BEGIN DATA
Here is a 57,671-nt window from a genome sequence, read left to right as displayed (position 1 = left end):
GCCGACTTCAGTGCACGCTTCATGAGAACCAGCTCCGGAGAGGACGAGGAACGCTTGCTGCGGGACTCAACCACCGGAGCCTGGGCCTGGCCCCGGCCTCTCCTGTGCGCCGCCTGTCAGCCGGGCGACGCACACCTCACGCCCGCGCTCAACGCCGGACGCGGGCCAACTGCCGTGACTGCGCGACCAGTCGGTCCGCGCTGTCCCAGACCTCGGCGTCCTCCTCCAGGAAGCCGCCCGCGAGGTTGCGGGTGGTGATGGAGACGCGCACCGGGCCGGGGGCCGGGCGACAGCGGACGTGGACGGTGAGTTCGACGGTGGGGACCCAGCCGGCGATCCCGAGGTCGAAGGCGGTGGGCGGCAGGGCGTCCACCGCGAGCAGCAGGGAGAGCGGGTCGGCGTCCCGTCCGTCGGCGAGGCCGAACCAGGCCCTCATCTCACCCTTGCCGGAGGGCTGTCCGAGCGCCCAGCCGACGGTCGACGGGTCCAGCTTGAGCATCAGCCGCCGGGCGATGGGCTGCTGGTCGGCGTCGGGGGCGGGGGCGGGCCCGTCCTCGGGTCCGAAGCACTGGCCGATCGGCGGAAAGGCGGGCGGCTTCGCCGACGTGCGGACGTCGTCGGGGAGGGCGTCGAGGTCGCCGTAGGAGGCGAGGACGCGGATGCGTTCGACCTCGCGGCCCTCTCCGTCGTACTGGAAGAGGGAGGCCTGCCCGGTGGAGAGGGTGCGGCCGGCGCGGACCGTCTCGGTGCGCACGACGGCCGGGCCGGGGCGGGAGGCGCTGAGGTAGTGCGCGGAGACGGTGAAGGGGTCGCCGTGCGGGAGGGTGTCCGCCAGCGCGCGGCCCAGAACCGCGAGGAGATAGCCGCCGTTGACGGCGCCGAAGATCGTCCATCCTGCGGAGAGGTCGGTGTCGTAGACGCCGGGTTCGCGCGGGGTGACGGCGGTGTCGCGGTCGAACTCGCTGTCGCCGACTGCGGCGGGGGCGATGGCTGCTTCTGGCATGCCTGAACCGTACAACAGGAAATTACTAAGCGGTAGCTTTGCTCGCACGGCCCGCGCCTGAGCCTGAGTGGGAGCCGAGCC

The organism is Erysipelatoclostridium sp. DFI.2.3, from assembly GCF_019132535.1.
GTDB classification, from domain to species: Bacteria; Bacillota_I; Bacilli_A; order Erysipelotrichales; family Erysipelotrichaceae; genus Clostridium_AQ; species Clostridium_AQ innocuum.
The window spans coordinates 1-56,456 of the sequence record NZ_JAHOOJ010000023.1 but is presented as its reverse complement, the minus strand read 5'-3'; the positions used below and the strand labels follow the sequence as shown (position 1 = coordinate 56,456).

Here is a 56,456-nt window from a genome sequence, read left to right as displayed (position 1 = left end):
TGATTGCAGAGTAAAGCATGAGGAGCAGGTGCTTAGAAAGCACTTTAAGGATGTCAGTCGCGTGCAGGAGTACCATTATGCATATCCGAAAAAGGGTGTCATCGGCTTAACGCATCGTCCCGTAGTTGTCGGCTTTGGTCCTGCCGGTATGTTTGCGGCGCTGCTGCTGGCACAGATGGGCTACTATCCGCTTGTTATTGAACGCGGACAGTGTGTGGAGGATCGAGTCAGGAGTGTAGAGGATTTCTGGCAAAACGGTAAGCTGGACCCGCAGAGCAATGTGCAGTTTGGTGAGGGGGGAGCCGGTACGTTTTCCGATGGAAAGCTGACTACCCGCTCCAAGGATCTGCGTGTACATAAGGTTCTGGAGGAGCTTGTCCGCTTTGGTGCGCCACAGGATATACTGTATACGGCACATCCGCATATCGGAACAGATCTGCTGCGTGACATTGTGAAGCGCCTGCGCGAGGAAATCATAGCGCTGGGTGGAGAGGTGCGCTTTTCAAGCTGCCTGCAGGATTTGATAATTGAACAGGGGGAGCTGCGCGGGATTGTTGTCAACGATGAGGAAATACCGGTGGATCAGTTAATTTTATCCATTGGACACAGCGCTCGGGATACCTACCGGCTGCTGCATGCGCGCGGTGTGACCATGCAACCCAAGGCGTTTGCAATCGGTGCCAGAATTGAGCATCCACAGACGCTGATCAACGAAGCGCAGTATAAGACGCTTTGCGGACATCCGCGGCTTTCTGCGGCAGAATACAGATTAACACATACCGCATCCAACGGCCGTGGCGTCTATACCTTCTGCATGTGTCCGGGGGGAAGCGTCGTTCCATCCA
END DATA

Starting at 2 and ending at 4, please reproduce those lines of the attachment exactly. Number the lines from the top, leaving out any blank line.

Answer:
GCCGACTTCAGTGCACGCTTCATGAGAACCAGCTCCGGAGAGGACGAGGAACGCTTGCTGCGGGACTCAACCACCGGAGCCTGGGCCTGGCCCCGGCCTCTCCTGTGCGCCGCCTGTCAGCCGGGCGACGCACACCTCACGCCCGCGCTCAACGCCGGACGCGGGCCAACTGCCGTGACTGCGCGACCAGTCGGTCCGCGCTGTCCCAGACCTCGGCGTCCTCCTCCAGGAAGCCGCCCGCGAGGTTGCGGGTGGTGATGGAGACGCGCACCGGGCCGGGGGCCGGGCGACAGCGGACGTGGACGGTGAGTTCGACGGTGGGGACCCAGCCGGCGATCCCGAGGTCGAAGGCGGTGGGCGGCAGGGCGTCCACCGCGAGCAGCAGGGAGAGCGGGTCGGCGTCCCGTCCGTCGGCGAGGCCGAACCAGGCCCTCATCTCACCCTTGCCGGAGGGCTGTCCGAGCGCCCAGCCGACGGTCGACGGGTCCAGCTTGAGCATCAGCCGCCGGGCGATGGGCTGCTGGTCGGCGTCGGGGGCGGGGGCGGGCCCGTCCTCGGGTCCGAAGCACTGGCCGATCGGCGGAAAGGCGGGCGGCTTCGCCGACGTGCGGACGTCGTCGGGGAGGGCGTCGAGGTCGCCGTAGGAGGCGAGGACGCGGATGCGTTCGACCTCGCGGCCCTCTCCGTCGTACTGGAAGAGGGAGGCCTGCCCGGTGGAGAGGGTGCGGCCGGCGCGGACCGTCTCGGTGCGCACGACGGCCGGGCCGGGGCGGGAGGCGCTGAGGTAGTGCGCGGAGACGGTGAAGGGGTCGCCGTGCGGGAGGGTGTCCGCCAGCGCGCGGCCCAGAACCGCGAGGAGATAGCCGCCGTTGACGGCGCCGAAGATCGTCCATCCTGCGGAGAGGTCGGTGTCGTAGACGCCGGGTTCGCGCGGGGTGACGGCGGTGTCGCGGTCGAACTCGCTGTCGCCGACTGCGGCGGGGGCGATGGCTGCTTCTGGCATGCCTGAACCGTACAACAGGAAATTACTAAGCGGTAGCTTTGCTCGCACGGCCCGCGCCTGAGCCTGAGTGGGAGCCGAGCC

The organism is Erysipelatoclostridium sp. DFI.2.3, from assembly GCF_019132535.1.
GTDB classification, from domain to species: Bacteria; Bacillota_I; Bacilli_A; order Erysipelotrichales; family Erysipelotrichaceae; genus Clostridium_AQ; species Clostridium_AQ innocuum.